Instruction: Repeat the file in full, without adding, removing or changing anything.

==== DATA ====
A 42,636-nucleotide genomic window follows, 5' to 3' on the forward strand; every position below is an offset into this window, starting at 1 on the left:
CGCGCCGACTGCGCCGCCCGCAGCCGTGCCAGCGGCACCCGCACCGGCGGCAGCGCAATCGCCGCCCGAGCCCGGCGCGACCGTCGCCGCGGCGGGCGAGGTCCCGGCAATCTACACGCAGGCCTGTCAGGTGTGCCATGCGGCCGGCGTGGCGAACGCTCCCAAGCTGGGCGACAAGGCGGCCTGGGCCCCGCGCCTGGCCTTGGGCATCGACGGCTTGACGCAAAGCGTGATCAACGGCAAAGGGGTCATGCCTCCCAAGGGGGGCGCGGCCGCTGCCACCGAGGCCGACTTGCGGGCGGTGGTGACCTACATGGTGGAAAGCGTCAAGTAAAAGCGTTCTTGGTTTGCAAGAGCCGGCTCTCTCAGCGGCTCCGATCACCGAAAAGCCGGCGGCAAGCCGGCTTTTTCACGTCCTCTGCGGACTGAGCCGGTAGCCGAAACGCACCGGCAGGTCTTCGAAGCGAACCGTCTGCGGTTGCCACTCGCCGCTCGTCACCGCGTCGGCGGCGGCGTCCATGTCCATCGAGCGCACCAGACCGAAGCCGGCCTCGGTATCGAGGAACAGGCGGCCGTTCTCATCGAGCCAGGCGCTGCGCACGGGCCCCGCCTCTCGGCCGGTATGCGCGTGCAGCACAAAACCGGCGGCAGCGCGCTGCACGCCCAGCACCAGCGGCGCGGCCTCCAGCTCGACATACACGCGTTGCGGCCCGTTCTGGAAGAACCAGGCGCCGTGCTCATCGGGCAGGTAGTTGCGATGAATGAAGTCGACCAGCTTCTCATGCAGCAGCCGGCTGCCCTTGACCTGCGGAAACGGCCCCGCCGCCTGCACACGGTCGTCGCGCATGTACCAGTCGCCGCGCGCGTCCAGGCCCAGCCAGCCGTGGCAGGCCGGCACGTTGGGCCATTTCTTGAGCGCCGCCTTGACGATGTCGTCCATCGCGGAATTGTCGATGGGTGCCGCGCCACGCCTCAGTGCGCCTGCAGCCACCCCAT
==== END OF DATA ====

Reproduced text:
A 42,636-nucleotide genomic window follows, 5' to 3' on the forward strand; every position below is an offset into this window, starting at 1 on the left:
CGCGCCGACTGCGCCGCCCGCAGCCGTGCCAGCGGCACCCGCACCGGCGGCAGCGCAATCGCCGCCCGAGCCCGGCGCGACCGTCGCCGCGGCGGGCGAGGTCCCGGCAATCTACACGCAGGCCTGTCAGGTGTGCCATGCGGCCGGCGTGGCGAACGCTCCCAAGCTGGGCGACAAGGCGGCCTGGGCCCCGCGCCTGGCCTTGGGCATCGACGGCTTGACGCAAAGCGTGATCAACGGCAAAGGGGTCATGCCTCCCAAGGGGGGCGCGGCCGCTGCCACCGAGGCCGACTTGCGGGCGGTGGTGACCTACATGGTGGAAAGCGTCAAGTAAAAGCGTTCTTGGTTTGCAAGAGCCGGCTCTCTCAGCGGCTCCGATCACCGAAAAGCCGGCGGCAAGCCGGCTTTTTCACGTCCTCTGCGGACTGAGCCGGTAGCCGAAACGCACCGGCAGGTCTTCGAAGCGAACCGTCTGCGGTTGCCACTCGCCGCTCGTCACCGCGTCGGCGGCGGCGTCCATGTCCATCGAGCGCACCAGACCGAAGCCGGCCTCGGTATCGAGGAACAGGCGGCCGTTCTCATCGAGCCAGGCGCTGCGCACGGGCCCCGCCTCTCGGCCGGTATGCGCGTGCAGCACAAAACCGGCGGCAGCGCGCTGCACGCCCAGCACCAGCGGCGCGGCCTCCAGCTCGACATACACGCGTTGCGGCCCGTTCTGGAAGAACCAGGCGCCGTGCTCATCGGGCAGGTAGTTGCGATGAATGAAGTCGACCAGCTTCTCATGCAGCAGCCGGCTGCCCTTGACCTGCGGAAACGGCCCCGCCGCCTGCACACGGTCGTCGCGCATGTACCAGTCGCCGCGCGCGTCCAGGCCCAGCCAGCCGTGGCAGGCCGGCACGTTGGGCCATTTCTTGAGCGCCGCCTTGACGATGTCGTCCATCGCGGAATTGTCGATGGGTGCCGCGCCACGCCTCAGTGCGCCTGCAGCCACCCCAT